Too Young For Facebook

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Thursday, May 26, 2011 - 9:33am

Millions of underage kids are thought to use website.

How young is too young for Facebook?

The founder of the popular social networking website recently said he thinks children under age 13 should be allowed to join.

Currently, federal law prevents websites from collecting personal information from kids age 13 and under, so Facebook won't allow them to register.

The magazine Consumer Reports recently estimated 7.5-million kids that age use Facebook anyway - with fake birthdays.

NBC affiliate WBBH recently spoke to kids and parents at a Lee County, Florida middle school.

They agreed not to identify the school to protect the privacy of the kids we interviewed.

Three 11-year-olds admitted they signed up for Facebook as 15, 13 and 16-year-olds with their parents' permission.

"They said if you want Facebook, you're just going to have to lie about your age," said 11-year-old Kyle.

The kids said 90 percent of their friends under age 13 also use Facebook with false ages.

"I have all their passwords. I feel comfortable. I see what they're doing. I look at it daily," said Marcy Taylor, a parent of a 10 and 13-year-old, who both use Facebook.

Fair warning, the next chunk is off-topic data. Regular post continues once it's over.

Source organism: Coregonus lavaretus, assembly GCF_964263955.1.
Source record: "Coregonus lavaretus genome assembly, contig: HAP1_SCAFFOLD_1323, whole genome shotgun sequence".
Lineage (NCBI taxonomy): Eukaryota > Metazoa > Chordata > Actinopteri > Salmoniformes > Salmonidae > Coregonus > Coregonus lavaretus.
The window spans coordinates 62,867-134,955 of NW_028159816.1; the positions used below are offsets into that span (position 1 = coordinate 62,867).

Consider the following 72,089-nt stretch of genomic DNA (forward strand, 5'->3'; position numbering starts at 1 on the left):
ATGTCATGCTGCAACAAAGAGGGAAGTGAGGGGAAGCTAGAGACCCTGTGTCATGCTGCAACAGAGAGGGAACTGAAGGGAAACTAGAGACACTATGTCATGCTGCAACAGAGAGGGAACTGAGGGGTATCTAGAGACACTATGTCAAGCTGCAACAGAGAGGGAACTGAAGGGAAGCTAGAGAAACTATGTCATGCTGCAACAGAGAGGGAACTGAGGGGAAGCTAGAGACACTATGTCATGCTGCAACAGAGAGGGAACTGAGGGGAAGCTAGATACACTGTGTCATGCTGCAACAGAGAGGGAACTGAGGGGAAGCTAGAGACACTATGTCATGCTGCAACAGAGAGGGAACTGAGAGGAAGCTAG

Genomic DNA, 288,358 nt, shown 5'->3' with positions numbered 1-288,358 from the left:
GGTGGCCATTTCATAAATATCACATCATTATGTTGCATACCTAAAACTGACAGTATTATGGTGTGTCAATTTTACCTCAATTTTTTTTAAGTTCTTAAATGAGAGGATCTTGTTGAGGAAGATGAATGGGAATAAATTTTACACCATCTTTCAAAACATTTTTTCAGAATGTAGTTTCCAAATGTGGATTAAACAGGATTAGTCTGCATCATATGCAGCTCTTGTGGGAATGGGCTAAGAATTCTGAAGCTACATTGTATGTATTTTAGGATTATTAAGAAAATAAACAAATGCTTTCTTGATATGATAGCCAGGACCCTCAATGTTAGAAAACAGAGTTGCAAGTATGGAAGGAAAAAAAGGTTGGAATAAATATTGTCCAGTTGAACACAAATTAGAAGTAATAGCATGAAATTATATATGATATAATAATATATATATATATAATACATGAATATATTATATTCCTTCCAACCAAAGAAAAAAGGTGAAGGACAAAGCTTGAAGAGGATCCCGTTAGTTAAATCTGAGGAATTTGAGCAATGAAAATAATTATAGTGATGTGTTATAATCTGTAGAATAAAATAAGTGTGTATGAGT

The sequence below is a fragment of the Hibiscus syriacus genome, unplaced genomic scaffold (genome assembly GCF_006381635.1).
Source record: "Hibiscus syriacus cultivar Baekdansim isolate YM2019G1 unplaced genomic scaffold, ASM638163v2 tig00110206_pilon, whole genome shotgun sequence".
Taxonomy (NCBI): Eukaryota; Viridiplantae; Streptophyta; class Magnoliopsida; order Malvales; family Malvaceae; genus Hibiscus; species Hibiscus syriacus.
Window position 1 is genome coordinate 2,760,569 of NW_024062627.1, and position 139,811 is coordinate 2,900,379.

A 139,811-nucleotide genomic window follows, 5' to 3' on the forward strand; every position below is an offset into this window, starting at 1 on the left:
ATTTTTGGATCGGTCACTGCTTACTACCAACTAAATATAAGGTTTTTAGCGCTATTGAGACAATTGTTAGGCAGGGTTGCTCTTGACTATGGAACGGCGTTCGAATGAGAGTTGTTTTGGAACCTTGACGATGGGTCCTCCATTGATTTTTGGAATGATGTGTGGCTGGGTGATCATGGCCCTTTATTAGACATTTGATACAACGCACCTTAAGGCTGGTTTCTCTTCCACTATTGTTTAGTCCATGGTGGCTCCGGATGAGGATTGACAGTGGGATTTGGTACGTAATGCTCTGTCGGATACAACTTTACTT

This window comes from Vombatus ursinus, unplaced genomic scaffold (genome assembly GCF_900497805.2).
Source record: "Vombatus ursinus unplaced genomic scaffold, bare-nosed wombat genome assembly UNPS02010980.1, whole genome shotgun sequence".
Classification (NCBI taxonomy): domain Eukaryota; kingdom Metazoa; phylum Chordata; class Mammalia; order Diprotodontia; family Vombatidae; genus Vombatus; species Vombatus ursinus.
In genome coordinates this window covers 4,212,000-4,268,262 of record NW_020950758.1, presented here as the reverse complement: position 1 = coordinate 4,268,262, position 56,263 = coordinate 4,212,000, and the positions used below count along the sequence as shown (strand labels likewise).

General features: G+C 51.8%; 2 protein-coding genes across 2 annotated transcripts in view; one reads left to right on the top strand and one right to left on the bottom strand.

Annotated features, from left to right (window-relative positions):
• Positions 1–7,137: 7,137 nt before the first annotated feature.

Some parents don't agree with that logic.

"Shame on you," said Jill Nixon, mother of 11 and 13-year-olds at the same school. "Your job is to be a parent and to pay attention to what your kids are doing. So you're looking the other way? What are you saying to your kids? It's OK to break the law?"

Russ Sabella, professor of counseling at FGCU and an expert on internet privacy issues, says he agrees with the federal law that effectively prevents kids ages 13 and under from joining Facebook.

He says kids that age don't have the maturity to know what information is too sensitive to share.

"For instance, if they share we're going out of town for a week, that could make it easy for a thief to rob their house," said Sabella.

Sabella also points out there are other risks associated with Facebook many parents don't realize, including viruses, identity theft, inappropriate content, and access to hate speech, in addition to concerns about communicating with pedophiles or adult strangers.

For now, experts agree it's up to parents to police their kids on the internet.
 

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